Public Access Plans for Federally Funded Research

In the “Increasing Access to the Results of Federally Funded Research” policy memorandum released in February 2013, the White House’s Office of Science and Technology Policy (OSTP) Director John Holdren directed Federal agencies with more than $100 million in research and development expenditures to develop plans to make the results of federally funded research freely available to the public within one year of publication. The memorandum also required researchers to better account for and manage the digital data resulting from federally funded scientific research.

The final policy reflects substantial inputs from scientists and scientific organizations, publishers, members of Congress, and other members of the public—over 65 thousand of whom recently signed a We the People petition asking for expanded public access to the results of taxpayer-funded research.

Click here to see the list of agencies that have made their implementation plans public.

The Scholarly Communication Program at Columbia University has also put together brief summaries of the agencies’ proposed solutions for providing public access to articles and digital data sets.

Get recognized with ORCID

To assist you in your research, from the grant writing phase through publication of your results, the University Libraries encourages you to register with ORCID to generate a unique identifier that can be tied to all your scholarship throughout your professional career.

What is an ORCID identifier and how does it help you? Once registered (only takes about 30 seconds), you are assigned a persistent identifier (16-digit URI; e.g., http://orcid.org/0000-0002-1825-0097) that distinguishes you from every other researcher, including individuals with the same or a similar name. That is, ORCID serves as a registry that disambiguates names, specifically for researchers. Your unique identifier ensures that the research objects you produce (or have already produced), such as articles, reviews, datasets, media, experiments, lab notebooks, and more, are affiliated with your name and your name only.

For more detailed information, please see orcid.org or this short video “What is ORCID?” from ORCID on Vimeo.

Increasingly, an ORCID ID is required when submitting grant and patent applications, and it is useful at the outset of submitting manuscripts and peer reviews to a publisher. It can be affiliated with items and research data you deposit in the Mason Archival Repository Service (MARS) (or, for large data files, Dataverse) for long-term access and preservation. There is no limit to the records you create—ORCID is free.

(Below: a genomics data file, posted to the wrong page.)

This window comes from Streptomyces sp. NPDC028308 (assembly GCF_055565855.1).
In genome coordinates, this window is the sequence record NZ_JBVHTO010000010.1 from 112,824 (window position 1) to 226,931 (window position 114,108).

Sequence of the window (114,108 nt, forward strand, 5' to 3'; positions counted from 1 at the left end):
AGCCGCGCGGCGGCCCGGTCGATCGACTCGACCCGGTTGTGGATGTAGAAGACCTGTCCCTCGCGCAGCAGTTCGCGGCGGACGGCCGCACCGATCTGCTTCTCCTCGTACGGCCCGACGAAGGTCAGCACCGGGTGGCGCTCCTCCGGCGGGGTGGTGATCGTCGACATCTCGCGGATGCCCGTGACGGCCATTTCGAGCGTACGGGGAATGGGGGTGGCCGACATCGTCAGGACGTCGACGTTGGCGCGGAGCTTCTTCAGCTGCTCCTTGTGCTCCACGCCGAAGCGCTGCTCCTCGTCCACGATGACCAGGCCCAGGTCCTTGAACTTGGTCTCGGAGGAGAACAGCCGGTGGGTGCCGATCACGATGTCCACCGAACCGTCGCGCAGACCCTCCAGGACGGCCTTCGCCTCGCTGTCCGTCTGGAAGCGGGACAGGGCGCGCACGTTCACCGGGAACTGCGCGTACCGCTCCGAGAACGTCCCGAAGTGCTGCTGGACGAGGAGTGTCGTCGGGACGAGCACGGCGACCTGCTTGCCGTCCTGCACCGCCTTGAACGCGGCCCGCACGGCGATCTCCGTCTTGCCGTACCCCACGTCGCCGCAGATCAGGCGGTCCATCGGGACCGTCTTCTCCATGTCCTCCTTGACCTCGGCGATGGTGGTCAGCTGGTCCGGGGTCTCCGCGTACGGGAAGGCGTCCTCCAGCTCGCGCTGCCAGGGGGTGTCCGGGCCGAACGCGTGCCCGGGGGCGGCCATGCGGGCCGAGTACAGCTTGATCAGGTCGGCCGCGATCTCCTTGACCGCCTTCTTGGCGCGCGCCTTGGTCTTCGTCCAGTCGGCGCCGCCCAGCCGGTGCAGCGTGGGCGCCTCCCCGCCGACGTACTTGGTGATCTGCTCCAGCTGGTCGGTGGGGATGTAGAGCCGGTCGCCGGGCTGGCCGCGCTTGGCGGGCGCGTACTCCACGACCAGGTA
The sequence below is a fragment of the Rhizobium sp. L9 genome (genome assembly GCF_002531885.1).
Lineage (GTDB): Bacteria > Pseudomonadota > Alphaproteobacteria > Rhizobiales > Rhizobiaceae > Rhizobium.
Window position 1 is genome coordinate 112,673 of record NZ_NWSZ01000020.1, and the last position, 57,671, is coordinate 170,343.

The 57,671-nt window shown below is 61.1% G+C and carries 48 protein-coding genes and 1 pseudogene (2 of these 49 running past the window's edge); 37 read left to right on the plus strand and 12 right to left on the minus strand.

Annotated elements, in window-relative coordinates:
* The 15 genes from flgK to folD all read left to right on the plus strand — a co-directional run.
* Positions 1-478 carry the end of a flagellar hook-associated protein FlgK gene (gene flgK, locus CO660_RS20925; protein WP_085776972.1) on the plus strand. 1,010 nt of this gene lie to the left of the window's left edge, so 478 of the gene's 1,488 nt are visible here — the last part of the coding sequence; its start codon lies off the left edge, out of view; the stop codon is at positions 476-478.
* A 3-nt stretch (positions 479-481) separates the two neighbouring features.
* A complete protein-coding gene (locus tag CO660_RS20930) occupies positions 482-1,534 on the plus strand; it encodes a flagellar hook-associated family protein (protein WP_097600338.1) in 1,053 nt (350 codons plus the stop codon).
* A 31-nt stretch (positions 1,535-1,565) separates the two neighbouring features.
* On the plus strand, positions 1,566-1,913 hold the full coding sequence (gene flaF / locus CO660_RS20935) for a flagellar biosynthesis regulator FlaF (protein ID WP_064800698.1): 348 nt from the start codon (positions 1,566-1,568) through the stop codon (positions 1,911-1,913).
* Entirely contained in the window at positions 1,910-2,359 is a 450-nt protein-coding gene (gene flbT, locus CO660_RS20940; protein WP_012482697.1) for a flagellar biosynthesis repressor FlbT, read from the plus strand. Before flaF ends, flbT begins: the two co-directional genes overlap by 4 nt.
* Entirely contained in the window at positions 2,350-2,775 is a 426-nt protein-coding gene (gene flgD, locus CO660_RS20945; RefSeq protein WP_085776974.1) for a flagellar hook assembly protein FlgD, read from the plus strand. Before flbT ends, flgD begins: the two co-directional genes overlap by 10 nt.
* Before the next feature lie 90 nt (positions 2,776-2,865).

ORCID uses APIs to support system-to-system communication and authentication, both to upload and export citation data. You may use your ORCID account as your digital research profile, with updated records pushed into ORCID by trusted individuals on your behalf. You have the option to make your profile as open or private as you like.

As a proponent of research stewardship, the University Libraries encourages the Mason community to create and use an ORCID ID.

 

Coming Soon: The Five George Masons

Together with Gunston Hall, George Mason University Press is pleased to announce the publication of a new edition of The Five George Masons: Patriots and Planters of Virginia and Maryland, by Pamela C. Copeland and Richard K. MacMaster, to be released Fall 2015.

First published in 1975, this work tells the history of the George Mason family, from George Mason (I) who arrived in the Colony of Virginia around 1652 through George Mason (V), son of the revolutionary patriot. In tracing the family history of the Masons, Copeland provides important context for understanding the life and work of George Mason (IV), drafter of the Virginia Declaration of Rights and vocal proponent of state and individual rights.

New Theme for OJS Journals

Mason Publishing is pleased to announce the release of a responsive theme for journals published on our OJS platform. Featuring larger font sizes, responsive images, and mobile-ready styles, this theme gives a modern look to journals hosted by Mason Publishing.

The source code is available on Github at https://github.com/masonpublishing/OJS-Theme.

Contact Jeri Wieringa at jwiering@gmu.edu to launch your own journal with Mason Publishing or for help configuring the new theme.

OER Part 3: Grants, Advocacy, and Guidelines

Learn more about how you can support the adoption and development of high-quality open courses and educational resources by checking out the following resources on grants, OER advocacy, and other OER guidelines. The rest of our series on Open Educational Resources (OER) features collections of open courses, textbooks, and course content that you may use, re-purpose, and distribute for your teaching and learning needs.

Part 1: Course Content and Textbooks | Part 2: Open Courses and MOOCs | Part 4: K-12 Resources | Part 5: Articles and Research

Return to OER overview

Continue Reading OER Part 3: Grants, Advocacy, and Guidelines

Predatory Open Access Publishers

Check out Beall’s List of Predatory Open Access Publishers and journals list if you receive manuscript solicitations from purported academic publishers with which you are unfamiliar. University of Colorado librarian Jeffrey Beall expresses caution in dealing with the publishers he lists because invariably they are in it for the money that can be made from charging authors article processing fees. Often these businesses have questionable review practices, bogus editorial boards, and/or their websites mimic the look of well-established publishers. See The Scientist article for Beall’s explanation of how a publisher or journal winds up on one of his lists or read his criteria here.